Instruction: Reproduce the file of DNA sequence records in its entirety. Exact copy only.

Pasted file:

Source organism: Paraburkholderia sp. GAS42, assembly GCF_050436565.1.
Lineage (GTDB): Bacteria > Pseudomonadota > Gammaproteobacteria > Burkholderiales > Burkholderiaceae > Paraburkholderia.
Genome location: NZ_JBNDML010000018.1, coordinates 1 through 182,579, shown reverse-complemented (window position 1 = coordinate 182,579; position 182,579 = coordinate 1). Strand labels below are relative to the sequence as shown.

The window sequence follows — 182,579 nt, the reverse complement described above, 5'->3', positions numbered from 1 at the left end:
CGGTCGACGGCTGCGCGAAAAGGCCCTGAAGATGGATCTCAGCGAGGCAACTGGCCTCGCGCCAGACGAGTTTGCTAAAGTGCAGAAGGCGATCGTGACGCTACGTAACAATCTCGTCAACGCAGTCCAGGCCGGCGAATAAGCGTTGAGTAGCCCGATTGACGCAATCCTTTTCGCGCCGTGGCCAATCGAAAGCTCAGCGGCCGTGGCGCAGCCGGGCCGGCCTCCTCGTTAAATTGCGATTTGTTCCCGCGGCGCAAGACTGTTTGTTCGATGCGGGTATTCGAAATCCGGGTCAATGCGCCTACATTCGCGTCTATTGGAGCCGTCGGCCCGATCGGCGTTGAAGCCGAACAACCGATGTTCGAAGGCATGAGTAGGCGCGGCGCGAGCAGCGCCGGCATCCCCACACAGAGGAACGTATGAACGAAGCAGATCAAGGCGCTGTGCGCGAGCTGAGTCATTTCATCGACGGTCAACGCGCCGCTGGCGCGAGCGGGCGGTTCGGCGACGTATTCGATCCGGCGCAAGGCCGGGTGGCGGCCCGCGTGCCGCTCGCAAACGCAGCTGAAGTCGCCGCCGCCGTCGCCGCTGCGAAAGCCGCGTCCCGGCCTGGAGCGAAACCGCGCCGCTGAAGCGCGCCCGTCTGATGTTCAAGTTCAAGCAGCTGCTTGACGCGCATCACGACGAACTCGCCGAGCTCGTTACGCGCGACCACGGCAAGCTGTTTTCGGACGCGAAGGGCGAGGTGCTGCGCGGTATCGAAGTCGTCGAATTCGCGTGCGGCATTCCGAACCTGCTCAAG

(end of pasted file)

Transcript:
Source organism: Paraburkholderia sp. GAS42, assembly GCF_050436565.1.
Lineage (GTDB): Bacteria > Pseudomonadota > Gammaproteobacteria > Burkholderiales > Burkholderiaceae > Paraburkholderia.
Genome location: NZ_JBNDML010000018.1, coordinates 1 through 182,579, shown reverse-complemented (window position 1 = coordinate 182,579; position 182,579 = coordinate 1). Strand labels below are relative to the sequence as shown.

The window sequence follows — 182,579 nt, the reverse complement described above, 5'->3', positions numbered from 1 at the left end:
CGGTCGACGGCTGCGCGAAAAGGCCCTGAAGATGGATCTCAGCGAGGCAACTGGCCTCGCGCCAGACGAGTTTGCTAAAGTGCAGAAGGCGATCGTGACGCTACGTAACAATCTCGTCAACGCAGTCCAGGCCGGCGAATAAGCGTTGAGTAGCCCGATTGACGCAATCCTTTTCGCGCCGTGGCCAATCGAAAGCTCAGCGGCCGTGGCGCAGCCGGGCCGGCCTCCTCGTTAAATTGCGATTTGTTCCCGCGGCGCAAGACTGTTTGTTCGATGCGGGTATTCGAAATCCGGGTCAATGCGCCTACATTCGCGTCTATTGGAGCCGTCGGCCCGATCGGCGTTGAAGCCGAACAACCGATGTTCGAAGGCATGAGTAGGCGCGGCGCGAGCAGCGCCGGCATCCCCACACAGAGGAACGTATGAACGAAGCAGATCAAGGCGCTGTGCGCGAGCTGAGTCATTTCATCGACGGTCAACGCGCCGCTGGCGCGAGCGGGCGGTTCGGCGACGTATTCGATCCGGCGCAAGGCCGGGTGGCGGCCCGCGTGCCGCTCGCAAACGCAGCTGAAGTCGCCGCCGCCGTCGCCGCTGCGAAAGCCGCGTCCCGGCCTGGAGCGAAACCGCGCCGCTGAAGCGCGCCCGTCTGATGTTCAAGTTCAAGCAGCTGCTTGACGCGCATCACGACGAACTCGCCGAGCTCGTTACGCGCGACCACGGCAAGCTGTTTTCGGACGCGAAGGGCGAGGTGCTGCGCGGTATCGAAGTCGTCGAATTCGCGTGCGGCATTCCGAACCTGCTCAAG